After a tender procedure, Nederlandse Aardolie Maatschappij (NAM) and Shell UK Exploration & Production (Shell UK) have signed a contract with Wagenborg Offshore for the deployment of a second Walk-to-Work vessel. The new vessel will join the Kroonborg, put into service almost three years ago, in maintaining NAM and Shell UK’s unmanned platforms in the southern sector of the North Sea. We talked to Joris Eelman, Maintenance & Ops team leader NUIs, about the second Walk-to-Work vessel and how he sees the future.
Joris Eelman has a twinkle in his eye when he comes on board the Kasteelborg. “It’s astonishing how the shipyard managed to convert this ship into our second Walk-to-Work vessel in such a short span of time,” he says elatedly. “Along with the Kroonborg, the new vessel is a real game-changer when it comes to our maintenance activities on unmanned offshore platforms not only in terms of safety, but also efficiency and productivity.”
As Maintenance & Ops team leader, Joris is responsible for NAM and Shell UK’s unmanned platforms in the southern sector of the North Sea. He manages the Dutch and British onshore teams that prepare the maintenance campaigns as well as the two teams that carry out the maintenance, one by helicopter and the other from the Walk-to-Work vessels.
“Along with the Kroonborg, the new vessel is a real game-changer when it comes to our maintenance activities on unmanned offshore platforms not only in terms of safety, but also efficiency and productivity.”
“We put the Kroonborg into service a few years ago to improve safety as well as increase our productive offshore hours,” Joris continues. “Our idea was to use the vessel to perform systematic maintenance at our offshore locations. The new working method using W2W vessel Kroonborg has been extremely successful.” So far, the Kroonborg has conveyed almost 44,000 people to platforms and performed 2800 manoeuvres with its crane. NAM/Shell technicians live on the vessel and do the rounds of the many unmanned platforms where they carry out their work. The employees can walk safely from vessel to platform on an advanced gangway that compensates for the motion of the waves. The crane also works on the same principle and lifts the equipment safely to the platform, even in rough seas.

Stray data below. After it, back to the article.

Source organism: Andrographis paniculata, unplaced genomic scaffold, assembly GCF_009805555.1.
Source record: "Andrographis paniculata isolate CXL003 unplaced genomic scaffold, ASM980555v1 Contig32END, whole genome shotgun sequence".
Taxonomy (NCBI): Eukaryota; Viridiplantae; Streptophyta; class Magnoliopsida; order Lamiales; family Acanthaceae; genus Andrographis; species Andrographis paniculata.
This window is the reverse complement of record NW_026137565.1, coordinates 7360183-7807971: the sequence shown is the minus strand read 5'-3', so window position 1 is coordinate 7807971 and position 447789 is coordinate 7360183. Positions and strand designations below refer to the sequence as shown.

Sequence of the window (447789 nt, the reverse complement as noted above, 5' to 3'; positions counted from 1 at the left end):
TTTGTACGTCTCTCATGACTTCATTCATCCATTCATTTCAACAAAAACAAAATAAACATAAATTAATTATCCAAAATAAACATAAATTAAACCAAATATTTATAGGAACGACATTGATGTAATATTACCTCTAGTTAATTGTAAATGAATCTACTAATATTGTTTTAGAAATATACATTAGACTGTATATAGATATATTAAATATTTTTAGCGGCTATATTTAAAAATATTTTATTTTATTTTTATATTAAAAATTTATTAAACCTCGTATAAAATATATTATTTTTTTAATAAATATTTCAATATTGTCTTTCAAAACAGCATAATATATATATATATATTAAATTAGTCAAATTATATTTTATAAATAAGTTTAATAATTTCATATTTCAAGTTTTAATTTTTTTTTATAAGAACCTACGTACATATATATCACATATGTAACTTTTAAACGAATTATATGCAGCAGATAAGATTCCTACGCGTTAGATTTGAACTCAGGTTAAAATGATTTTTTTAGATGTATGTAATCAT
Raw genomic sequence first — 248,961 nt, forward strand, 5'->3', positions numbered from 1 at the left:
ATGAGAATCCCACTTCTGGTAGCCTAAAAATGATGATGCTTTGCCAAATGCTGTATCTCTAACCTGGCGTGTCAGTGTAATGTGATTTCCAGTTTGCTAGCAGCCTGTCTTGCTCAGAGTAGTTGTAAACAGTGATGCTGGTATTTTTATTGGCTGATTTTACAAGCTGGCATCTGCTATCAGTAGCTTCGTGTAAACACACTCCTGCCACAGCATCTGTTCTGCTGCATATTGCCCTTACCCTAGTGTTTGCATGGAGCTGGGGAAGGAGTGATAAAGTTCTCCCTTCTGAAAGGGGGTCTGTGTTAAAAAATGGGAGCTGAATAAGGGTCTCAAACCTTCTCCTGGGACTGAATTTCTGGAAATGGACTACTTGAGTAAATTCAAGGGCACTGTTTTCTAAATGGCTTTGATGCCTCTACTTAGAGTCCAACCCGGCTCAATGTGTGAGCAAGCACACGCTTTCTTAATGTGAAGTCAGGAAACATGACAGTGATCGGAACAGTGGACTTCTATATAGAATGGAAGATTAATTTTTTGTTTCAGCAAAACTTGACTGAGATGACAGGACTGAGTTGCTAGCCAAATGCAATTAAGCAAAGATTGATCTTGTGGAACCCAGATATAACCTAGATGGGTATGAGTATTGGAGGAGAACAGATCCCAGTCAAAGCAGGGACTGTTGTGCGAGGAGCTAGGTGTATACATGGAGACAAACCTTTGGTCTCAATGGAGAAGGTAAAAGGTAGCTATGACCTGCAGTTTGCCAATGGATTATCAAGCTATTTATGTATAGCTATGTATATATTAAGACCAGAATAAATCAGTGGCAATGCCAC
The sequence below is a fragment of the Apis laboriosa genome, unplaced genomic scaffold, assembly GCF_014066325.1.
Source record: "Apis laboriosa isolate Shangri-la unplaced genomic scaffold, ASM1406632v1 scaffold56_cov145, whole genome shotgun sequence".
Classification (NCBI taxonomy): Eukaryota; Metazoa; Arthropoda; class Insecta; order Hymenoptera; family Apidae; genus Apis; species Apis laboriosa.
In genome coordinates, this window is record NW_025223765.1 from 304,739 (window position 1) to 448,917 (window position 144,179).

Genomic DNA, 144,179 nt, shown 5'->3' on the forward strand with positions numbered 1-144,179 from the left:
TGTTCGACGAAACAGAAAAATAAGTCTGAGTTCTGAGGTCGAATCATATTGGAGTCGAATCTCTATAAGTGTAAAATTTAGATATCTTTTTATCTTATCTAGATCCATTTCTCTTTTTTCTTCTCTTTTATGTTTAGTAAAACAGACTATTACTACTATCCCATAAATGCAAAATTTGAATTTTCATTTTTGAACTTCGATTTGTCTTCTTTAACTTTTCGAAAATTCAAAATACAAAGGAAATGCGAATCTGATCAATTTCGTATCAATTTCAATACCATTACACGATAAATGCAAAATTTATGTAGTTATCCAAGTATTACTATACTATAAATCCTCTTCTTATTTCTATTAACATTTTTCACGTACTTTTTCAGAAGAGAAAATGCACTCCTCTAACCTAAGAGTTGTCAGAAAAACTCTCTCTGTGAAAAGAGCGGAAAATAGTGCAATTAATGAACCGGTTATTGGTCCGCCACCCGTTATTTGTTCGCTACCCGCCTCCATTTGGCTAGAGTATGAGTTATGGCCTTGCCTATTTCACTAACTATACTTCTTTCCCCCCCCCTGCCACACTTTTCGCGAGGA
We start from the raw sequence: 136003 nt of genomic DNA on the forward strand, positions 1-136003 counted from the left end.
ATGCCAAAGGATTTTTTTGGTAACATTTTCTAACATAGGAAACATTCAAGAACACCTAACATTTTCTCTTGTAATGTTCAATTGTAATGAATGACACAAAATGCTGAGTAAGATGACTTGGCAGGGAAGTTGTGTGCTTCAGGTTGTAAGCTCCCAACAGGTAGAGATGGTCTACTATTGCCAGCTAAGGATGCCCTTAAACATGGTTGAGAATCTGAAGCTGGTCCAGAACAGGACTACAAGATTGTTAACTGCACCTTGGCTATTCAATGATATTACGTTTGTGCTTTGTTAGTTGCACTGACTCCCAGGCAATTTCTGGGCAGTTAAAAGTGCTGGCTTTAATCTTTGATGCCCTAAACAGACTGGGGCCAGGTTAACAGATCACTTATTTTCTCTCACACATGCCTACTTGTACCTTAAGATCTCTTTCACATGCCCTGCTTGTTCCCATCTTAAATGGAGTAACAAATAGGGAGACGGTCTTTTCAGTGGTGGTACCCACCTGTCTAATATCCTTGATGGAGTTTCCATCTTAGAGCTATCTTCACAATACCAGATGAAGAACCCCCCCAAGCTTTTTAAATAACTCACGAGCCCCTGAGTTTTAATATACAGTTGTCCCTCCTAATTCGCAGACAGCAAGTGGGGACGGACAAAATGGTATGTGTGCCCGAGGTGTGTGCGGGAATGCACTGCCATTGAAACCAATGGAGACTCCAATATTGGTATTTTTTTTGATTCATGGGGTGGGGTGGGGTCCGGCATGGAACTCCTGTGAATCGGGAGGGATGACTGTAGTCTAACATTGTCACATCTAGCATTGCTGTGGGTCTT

“Safety is very important to us. We had already cut back drastically on the number of helicopter flights bringing employees and equipment to the platforms. Once we deploy the second Walk-to-Work vessel, we won’t have to use the helicopters at all anymore. That will cut down on the time employees spend travelling and give them more productive hours on the platform itself. Traveling back and forth to a manned platform by helicopter limits those hours. We’ll undoubtedly gain other efficiency and logistical advantages. Kasteelborg is also equipped with ERRV functionalities, so it can be deployed as a rescue vessel in emergencies,” Joris says.
“This second Walk-to-Work vessel is absolutely the right way to reduce our costs.”
The Kasteelborg is about the same size as the Kroonborg, but there will be fewer people residing on board and they will be doing different work. Joris explains. “The second vessel will be used for urgent work and unplanned interventions, for example starting up systems and performing minor corrective maintenance. That way the Kroonborg can concentrate on the larger, scheduled maintenance campaigns. In addition, the Kasteelborg will also undertake some specific activities, for example stimulating natural gas wells with foam so that they have a longer production life and we can extract more natural gas offshore.”
The deployment of two Walk-to-Work vessels also has implications for the way in which NAM/Shell’s unmanned platforms are equipped. “Virtually all the unmanned platforms in the southern North Sea that we used to visit by helicopter can now be stripped down. We’ll be removing their helicopter pads and cranes because the functionalities of the Kroonborg and the Kasteelborg have made them unnecessary. That means even less maintenance and even more significant cost savings. An additional advantage is that eliminating the helicopter flights will be good for the environment. We won’t be using as much helicopter fuel, and that means lower carbon emissions. In short, the arrival of a second vessel will take us into a new phase of operating and maintaining our unmanned platforms. It was absolutely the right way to reduce our costs,” concludes Joris.
“The new way of working with Walk-to-Work vessel Kroonborg has been very successful.”